The upper molars of A. gheerbranti are morphologically similar to those of A. germanicus, but are 35% larger in size and proportionally less developed transversely. The upper molars of A. chleuhi are even more transversely developed than those of A. germanicus, and have a wider stylar shelf than those of either of the other two species. The upper molars of A. ivani are also very wide transversely, but the stylar shelf is narrower than in other species of Afrodon. A. tagourtensis is markedly smaller than A. gheerbranti, and characterised by an M1 with a more triangular aspect, a well developed paracingulum, and a less procline protocone. The M1 attributed here to Afrodon gheerbranti is rather large compared to M2, with a more anteroposteriorly developed protocone. This is unusual in adapisoriculids, but in line with the particularly long m1. The p4 with only one talonid cusp is closer to A. chleuhi and A. ivani than to A. germanicus or A. tagourtensis. Unlike A. chleuhi, the lower molars of A. gheerbranti have a talonid as wide as the trigonid. A. gheerbranti resembles A. ivani and A. germanicus in having sharp lower molar cusps, whereas the African species A. chleuhi and A. tagourtensis are marked by more massive cusps. The talonid of A. ivani has a more square aspect, with a relatively strong hypoconid, a feature it shares only with A. germanicus. A. gheerbranti is morphologically intermediate between A. germanicus and A. chleuhi, with a smaller stylar shelf and a smaller degree of transverse development of the upper molars than observed in A. chleuhi.

  • StratigraphiC and geographic range.—Known only from the early Palaeocene of the Mons Basin, Belgium.

  • Table 1.

    Measurements (in mm) of the cheek teeth of Afrodon gheerbranti sp. nov. cheek teeth from the early Palaeocene of Hainin. Hyphen designates dimensions that could not be measured.

    t01_35.gif

    Fig. 2.

    SEM pictures of the adapisoriculid Afrodon gheerbranti sp. nov. from the early Palaeocene of Hainin (Belgium). A. Right M1, IRSNB M1985 (Q2-28), in labial (A1) and occlusal (A2) views. B. Holotype: right M2, IRSNB M1982 (N2-17), in labial (B1) and occlusal (B2) views. C. Right M3, IRSNB M1983 (N2-16), in labial (C1) and occlusal (C2) views. D. Right p4, IRSNB M1986 (Q2-32), in labial (D1), occlusal (D2), and lingual (D3) views. E. Right m1, IRSNB M1987 (N2-13), in labial (E1), occlusal (E2), and lingual (E3) views. F. Right m2, IRSNB M1988 (Q1-06), in labial (F1), occlusal (F2), and lingual (F3) views. G. Left m3, IRSNB M1989 (N2-06), in labial (G1), occlusal (G2), and lingual (G3) views.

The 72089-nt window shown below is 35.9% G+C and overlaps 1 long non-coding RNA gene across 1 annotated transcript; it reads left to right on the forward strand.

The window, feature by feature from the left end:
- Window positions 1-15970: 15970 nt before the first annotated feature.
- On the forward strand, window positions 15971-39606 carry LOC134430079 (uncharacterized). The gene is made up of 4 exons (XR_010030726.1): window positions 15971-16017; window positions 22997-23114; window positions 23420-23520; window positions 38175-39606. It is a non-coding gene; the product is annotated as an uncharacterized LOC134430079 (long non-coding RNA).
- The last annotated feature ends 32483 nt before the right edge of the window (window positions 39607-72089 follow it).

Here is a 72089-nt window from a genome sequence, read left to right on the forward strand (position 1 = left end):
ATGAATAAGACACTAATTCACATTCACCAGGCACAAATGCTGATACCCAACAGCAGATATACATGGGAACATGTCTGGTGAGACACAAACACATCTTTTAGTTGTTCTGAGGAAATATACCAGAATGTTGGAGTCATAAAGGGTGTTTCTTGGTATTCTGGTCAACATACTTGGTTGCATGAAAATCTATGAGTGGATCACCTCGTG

f02_35.jpg

    Genus Bustylus Gheerbrant and Russell, 1991

  • Type species: Bustylus cernaysi Gheerbrant and Russell, 1991; Thanetian (late Palaeocene), Cernay (France).

  • Other species included.—Bustylus marandati (Crochet and Sigé, 1983); Bustylus folieae sp. nov.

  • Bustylus marandati (Crochet and Sigé, 1983)
    Figs. 3, 4; Table 2.

  • Type material: Holotype: IRSNB M1974 (N2-03), right M2. Paratypes: IRSNB M1990 (Q2-39), left P4; IRSNB M1975 (N2-02), left M1; IRSNB M1984 (R1-68), left M3; IRSNB M1991 (N2-22), left jaw fragment with p4, talonid of m1 and alveoli of p3; IRSNB M1992 (Q2-05), left m1; IRSNB M1993 (R1-27), left m2; IRSNB M1994 (Q2-42), left m3.

  • Type locality: Hainin, Hainaut province, Belgium.

  • Type horizon: Early Palaeocene, Hainin Formation, Mons Basin.

  • Referred material.—Right M2; Q2-06, right M3; Q2-29, right m1 or m2; R1-89, posterolabial part of M1 or M2; R1-88, lingual part of left M3; Q1-13, lingual part of right dp4 or m1; talonid of right m1; Q2-15, trigonid of right m2; Q2-18, talonid of left m2; Q1-14, trigonid of left m3; R1-19, trigonid of left m2 or m3; R1-29, trigonid of m2 or m3.

  • Emended diagnosis.—Differs from B. cernaysi and B. folieae in its smaller size (30% smaller than B. cernaysi and 15% smaller than B. folieae). Upper molars differ from those of B. cernaysi in their less developed stylar cusps and narrower lingual region, from B. folieae in a transversely less wide M1 and from both species in the presence of longer and more marked internal crests. Lower molars differ from those of B. cernaysi and B. folieae in the presence of a proportionally narrower m1 with a particularly long and narrow trigonid, and from B. folieae in the presence of a smaller precingulid and less compressed trigonid on m2. p4 differs from those of B. cernaysi and B. folieae in the presence of a slightly smaller paraconid and a less individualised metaconid.

  • Measurements.—See Table 2.

  • Description.—The P4 (Fig. 3D) is strongly developed transversely. The stylar shelf is reduced, only developed posteriorly, and bears one cusp in the position of the metastyle. The parastyle is broken at the base, but seems less developed. The postmetacrista is directed posterolabially and slightly curved. The paracone is high, while the metacone is reduced to a small bulge on the crest linking the paracone to the metastyle. There is neither a paracingulum nor a metacingulum. The lingual region of the tooth is more developed than its labial part. The protofossa is large and shallow. No metaconule is visible, and the paraconule is barely noticeable as a protuberance on the preprotocrista. The postparaconule crista is the only visible internal crest, and climbs up on to the paracone. The protocone is small and shifted anteriorly.